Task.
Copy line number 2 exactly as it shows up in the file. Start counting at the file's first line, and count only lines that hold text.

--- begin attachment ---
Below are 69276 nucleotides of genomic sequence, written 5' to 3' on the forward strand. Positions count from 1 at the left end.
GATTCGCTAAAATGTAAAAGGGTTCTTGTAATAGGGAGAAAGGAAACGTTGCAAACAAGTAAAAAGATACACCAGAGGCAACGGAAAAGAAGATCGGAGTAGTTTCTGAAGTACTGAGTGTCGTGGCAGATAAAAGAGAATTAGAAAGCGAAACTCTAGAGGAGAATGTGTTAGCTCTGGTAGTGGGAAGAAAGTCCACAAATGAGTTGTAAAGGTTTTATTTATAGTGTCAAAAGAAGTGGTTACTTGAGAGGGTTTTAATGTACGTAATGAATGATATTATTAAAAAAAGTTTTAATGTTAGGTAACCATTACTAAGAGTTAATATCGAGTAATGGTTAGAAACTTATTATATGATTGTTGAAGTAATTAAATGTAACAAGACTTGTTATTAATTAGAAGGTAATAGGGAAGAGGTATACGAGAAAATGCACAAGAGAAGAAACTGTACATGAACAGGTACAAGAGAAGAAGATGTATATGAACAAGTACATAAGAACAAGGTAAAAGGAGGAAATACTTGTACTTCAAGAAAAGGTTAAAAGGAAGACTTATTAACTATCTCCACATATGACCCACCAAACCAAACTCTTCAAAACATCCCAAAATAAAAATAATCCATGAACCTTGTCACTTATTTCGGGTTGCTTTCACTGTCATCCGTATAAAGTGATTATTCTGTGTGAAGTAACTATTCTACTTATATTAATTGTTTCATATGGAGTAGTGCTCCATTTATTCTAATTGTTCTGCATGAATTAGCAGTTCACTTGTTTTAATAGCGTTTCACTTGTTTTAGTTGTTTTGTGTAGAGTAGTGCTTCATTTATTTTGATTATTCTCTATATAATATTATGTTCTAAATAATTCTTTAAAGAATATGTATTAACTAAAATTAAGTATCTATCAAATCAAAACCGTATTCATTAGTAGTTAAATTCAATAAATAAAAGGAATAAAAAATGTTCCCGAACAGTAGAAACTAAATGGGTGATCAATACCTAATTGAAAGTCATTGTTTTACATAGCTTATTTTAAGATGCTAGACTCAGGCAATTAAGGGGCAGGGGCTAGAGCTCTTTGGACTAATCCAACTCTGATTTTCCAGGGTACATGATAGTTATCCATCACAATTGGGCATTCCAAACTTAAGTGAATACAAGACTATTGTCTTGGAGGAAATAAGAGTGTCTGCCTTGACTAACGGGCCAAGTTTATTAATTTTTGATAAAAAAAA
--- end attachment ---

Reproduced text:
GATTCGCTAAAATGTAAAAGGGTTCTTGTAATAGGGAGAAAGGAAACGTTGCAAACAAGTAAAAAGATACACCAGAGGCAACGGAAAAGAAGATCGGAGTAGTTTCTGAAGTACTGAGTGTCGTGGCAGATAAAAGAGAATTAGAAAGCGAAACTCTAGAGGAGAATGTGTTAGCTCTGGTAGTGGGAAGAAAGTCCACAAATGAGTTGTAAAGGTTTTATTTATAGTGTCAAAAGAAGTGGTTACTTGAGAGGGTTTTAATGTACGTAATGAATGATATTATTAAAAAAAGTTTTAATGTTAGGTAACCATTACTAAGAGTTAATATCGAGTAATGGTTAGAAACTTATTATATGATTGTTGAAGTAATTAAATGTAACAAGACTTGTTATTAATTAGAAGGTAATAGGGAAGAGGTATACGAGAAAATGCACAAGAGAAGAAACTGTACATGAACAGGTACAAGAGAAGAAGATGTATATGAACAAGTACATAAGAACAAGGTAAAAGGAGGAAATACTTGTACTTCAAGAAAAGGTTAAAAGGAAGACTTATTAACTATCTCCACATATGACCCACCAAACCAAACTCTTCAAAACATCCCAAAATAAAAATAATCCATGAACCTTGTCACTTATTTCGGGTTGCTTTCACTGTCATCCGTATAAAGTGATTATTCTGTGTGAAGTAACTATTCTACTTATATTAATTGTTTCATATGGAGTAGTGCTCCATTTATTCTAATTGTTCTGCATGAATTAGCAGTTCACTTGTTTTAATAGCGTTTCACTTGTTTTAGTTGTTTTGTGTAGAGTAGTGCTTCATTTATTTTGATTATTCTCTATATAATATTATGTTCTAAATAATTCTTTAAAGAATATGTATTAACTAAAATTAAGTATCTATCAAATCAAAACCGTATTCATTAGTAGTTAAATTCAATAAATAAAAGGAATAAAAAATGTTCCCGAACAGTAGAAACTAAATGGGTGATCAATACCTAATTGAAAGTCATTGTTTTACATAGCTTATTTTAAGATGCTAGACTCAGGCAATTAAGGGGCAGGGGCTAGAGCTCTTTGGACTAATCCAACTCTGATTTTCCAGGGTACATGATAGTTATCCATCACAATTGGGCATTCCAAACTTAAGTGAATACAAGACTATTGTCTTGGAGGAAATAAGAGTGTCTGCCTTGACTAACGGGCCAAGTTTATTAATTTTTGATAAAAAAAA